Can you recall one special wish you had as a child?
A video game, a chocolate, some dress you saw in a shop’s showcase or going to an amusement park? For some children this wish is as simple as being able to go to SCHOOL. In almost every coastal village of Odisha, poverty and recurring natural disasters such as floods, cyclones, saline inundation and storm surge make girl child education the last priority for most of the parents.
12-year-old Saraswati was lucky – her parents (unlike a lot of other parents in their village) were keen on sending her to school. Her village Praharajpura in the Kandrapara district of Odisha has only one primary school. She was regular at school, but still faced great difficulty in classroom learning. This was because her school – Praharajpura Project Primary Vidyalaya – like many other schools of the area lacked basic facilities and had outdated learning material.
Saraswati is on her way to realise her dream of becoming a teacher.
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In October 2016, Save the Children reached out to Saraswati’s school along with many other such schools across Odisha through the project ‘Education to Empowerment : Pillars of Learning.’ With the aim to help more children get access to education along with strengthening the existing education setup, we began our work by providing trainings to teachers. This aspect ensured quality classroom transaction processes, which eventually resulted in improved classroom learning for children.
Through his project, 72,960 children between the age group of three to 14 years have benefitted till date. Besides this, we are also ensuring that all the schools we are reaching out to have suitable infrastructure like separate toilets for both girls and boys, adequate Teaching-Learning Materials (TLMs), functional libraries and morning assembly schedules for imparting discipline. The outcome of our efforts has been overwhelmingly satisfying with majority of these schools reporting regular attendance.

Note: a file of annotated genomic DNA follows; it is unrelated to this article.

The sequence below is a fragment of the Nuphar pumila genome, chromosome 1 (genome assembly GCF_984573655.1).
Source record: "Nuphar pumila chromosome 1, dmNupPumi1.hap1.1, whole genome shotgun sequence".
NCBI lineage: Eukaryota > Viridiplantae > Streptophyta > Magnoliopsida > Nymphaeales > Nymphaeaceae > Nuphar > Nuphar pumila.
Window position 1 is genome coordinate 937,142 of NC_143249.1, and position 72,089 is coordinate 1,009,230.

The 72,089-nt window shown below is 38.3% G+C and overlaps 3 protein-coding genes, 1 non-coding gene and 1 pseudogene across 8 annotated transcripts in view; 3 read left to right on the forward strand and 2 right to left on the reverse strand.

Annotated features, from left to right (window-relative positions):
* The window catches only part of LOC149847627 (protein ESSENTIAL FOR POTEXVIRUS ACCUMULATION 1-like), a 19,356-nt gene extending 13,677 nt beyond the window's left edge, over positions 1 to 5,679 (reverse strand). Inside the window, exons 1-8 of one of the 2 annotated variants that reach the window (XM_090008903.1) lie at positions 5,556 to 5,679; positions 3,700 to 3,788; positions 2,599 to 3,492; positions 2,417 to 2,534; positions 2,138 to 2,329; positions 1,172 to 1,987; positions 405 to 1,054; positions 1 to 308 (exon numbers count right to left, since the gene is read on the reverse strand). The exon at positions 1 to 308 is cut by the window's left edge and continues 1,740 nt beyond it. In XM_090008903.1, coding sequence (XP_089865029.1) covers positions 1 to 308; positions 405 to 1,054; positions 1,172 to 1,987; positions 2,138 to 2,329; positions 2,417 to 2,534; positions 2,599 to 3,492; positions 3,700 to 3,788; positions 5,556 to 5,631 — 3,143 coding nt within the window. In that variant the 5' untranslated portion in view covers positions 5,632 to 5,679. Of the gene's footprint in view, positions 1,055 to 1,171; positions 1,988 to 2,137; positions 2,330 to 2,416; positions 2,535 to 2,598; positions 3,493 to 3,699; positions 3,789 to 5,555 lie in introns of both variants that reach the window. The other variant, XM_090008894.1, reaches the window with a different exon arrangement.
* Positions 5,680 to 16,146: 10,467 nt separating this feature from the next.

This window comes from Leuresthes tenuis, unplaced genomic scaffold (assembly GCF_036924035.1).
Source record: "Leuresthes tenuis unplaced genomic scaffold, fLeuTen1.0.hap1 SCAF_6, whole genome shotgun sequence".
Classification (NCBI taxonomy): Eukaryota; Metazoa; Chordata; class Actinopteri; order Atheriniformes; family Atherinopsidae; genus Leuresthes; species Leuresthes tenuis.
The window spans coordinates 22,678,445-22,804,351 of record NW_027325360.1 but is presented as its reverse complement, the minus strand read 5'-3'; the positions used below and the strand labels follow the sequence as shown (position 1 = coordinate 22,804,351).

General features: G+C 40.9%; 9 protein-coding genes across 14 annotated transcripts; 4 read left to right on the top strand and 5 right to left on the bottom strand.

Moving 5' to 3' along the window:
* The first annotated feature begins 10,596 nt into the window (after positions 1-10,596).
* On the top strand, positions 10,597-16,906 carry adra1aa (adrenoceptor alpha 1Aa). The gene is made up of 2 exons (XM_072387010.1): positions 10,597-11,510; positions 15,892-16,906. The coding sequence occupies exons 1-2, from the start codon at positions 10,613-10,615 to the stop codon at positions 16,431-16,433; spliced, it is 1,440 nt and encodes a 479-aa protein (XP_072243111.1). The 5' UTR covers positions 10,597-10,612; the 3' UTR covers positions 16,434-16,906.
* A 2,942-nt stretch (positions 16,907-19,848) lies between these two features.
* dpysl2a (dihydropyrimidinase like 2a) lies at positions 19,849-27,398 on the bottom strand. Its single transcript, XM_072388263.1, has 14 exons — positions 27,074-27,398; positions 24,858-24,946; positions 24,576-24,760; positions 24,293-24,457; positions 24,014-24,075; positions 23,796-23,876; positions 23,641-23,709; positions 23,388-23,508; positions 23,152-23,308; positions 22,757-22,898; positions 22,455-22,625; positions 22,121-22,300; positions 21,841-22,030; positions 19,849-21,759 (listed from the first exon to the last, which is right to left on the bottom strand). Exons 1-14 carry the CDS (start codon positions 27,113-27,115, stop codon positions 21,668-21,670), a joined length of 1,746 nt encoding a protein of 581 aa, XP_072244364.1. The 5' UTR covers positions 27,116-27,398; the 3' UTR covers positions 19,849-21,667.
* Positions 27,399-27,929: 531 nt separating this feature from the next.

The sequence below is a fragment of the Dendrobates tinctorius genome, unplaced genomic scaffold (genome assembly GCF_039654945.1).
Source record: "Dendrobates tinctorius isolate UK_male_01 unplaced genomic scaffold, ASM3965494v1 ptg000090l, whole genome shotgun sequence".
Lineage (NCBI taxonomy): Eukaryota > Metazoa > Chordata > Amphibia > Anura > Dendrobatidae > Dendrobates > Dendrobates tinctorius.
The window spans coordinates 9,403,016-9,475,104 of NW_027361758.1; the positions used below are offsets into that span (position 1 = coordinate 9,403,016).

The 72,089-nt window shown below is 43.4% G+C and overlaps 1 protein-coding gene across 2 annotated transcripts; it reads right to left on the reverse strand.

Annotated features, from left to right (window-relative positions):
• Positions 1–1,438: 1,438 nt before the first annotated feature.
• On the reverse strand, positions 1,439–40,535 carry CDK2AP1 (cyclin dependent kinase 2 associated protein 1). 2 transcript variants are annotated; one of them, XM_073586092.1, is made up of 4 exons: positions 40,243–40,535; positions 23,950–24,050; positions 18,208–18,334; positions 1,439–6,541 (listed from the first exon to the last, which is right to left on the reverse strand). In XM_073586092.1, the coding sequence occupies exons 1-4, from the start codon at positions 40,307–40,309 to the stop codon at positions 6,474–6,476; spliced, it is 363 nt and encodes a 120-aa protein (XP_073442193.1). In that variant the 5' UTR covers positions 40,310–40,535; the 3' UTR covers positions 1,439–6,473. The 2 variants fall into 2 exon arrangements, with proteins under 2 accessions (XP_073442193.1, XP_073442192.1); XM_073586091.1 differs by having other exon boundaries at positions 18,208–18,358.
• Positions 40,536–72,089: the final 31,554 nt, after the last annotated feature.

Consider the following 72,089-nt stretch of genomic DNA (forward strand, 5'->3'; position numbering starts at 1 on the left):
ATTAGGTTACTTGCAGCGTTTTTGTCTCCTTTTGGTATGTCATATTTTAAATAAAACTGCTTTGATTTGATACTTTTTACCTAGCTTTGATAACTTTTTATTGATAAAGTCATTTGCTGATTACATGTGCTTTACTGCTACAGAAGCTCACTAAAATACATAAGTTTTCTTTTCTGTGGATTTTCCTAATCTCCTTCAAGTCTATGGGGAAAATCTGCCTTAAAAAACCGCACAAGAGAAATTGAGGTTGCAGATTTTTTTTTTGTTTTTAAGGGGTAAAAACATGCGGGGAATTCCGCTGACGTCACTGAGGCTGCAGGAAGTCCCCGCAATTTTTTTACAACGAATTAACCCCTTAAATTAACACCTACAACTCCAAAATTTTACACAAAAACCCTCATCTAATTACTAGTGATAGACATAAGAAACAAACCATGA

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Witnessing all the improvements in her school as well as in learning methodologies, Saraswati knew that she had to help all her out-of-school friends reconnect with education. She started by helping her neighbour Kalpana who missed school most of the year. Kalpana’s parents did not care about her education as the poverty-stricken family had other things to worry about. All of 12, it was very hard for Kalpana to be the voice of reason in these circumstances.
Saraswati was also not able to convince Kalpana’s parents, so she took help of the Children’s Group formed by Save the Children in their village. After days of reasoning and dialogue, members of the Children’s Group were able to make Kalpana’s parents agree for her education as long as she finishes most ofher chores before school and the remaining after she comes home.
This arrangement, although not ideal, was okay with Kalpana. The girl finally became regular at school. Inspired by Saraswati’s efforts, Pushpanjali another member of our Children’s Group helped 11-year-old Sonali, who faced similar issues at home. Sonali’s parents were adamant; they believed going to school was a waste of time. Pushpanjali sought help from the Children’s Group. After almost two months, the parents consented. Now all four girls- Saraswati, Kalpana, Pushpanjali and Sonali are inseparable at school, playing, giggling and learning together. Saraswati and Pushpanjali want to be teachers someday while Kalpana wants to work in a bank and Sonali wants to be a singer.
From Left to Right: Kalpana, Sonali and Pushpanjali
Our efforts through our project, ‘Education to Empowerment: Pillars of Learning’ is giving much-needed support to these young girls to realise their dreams. We are not stopping until we reach out to more such young boys and girls in need, in the remotest corners of our county. Join in and support us in helping children getting the education they so rightfully deserve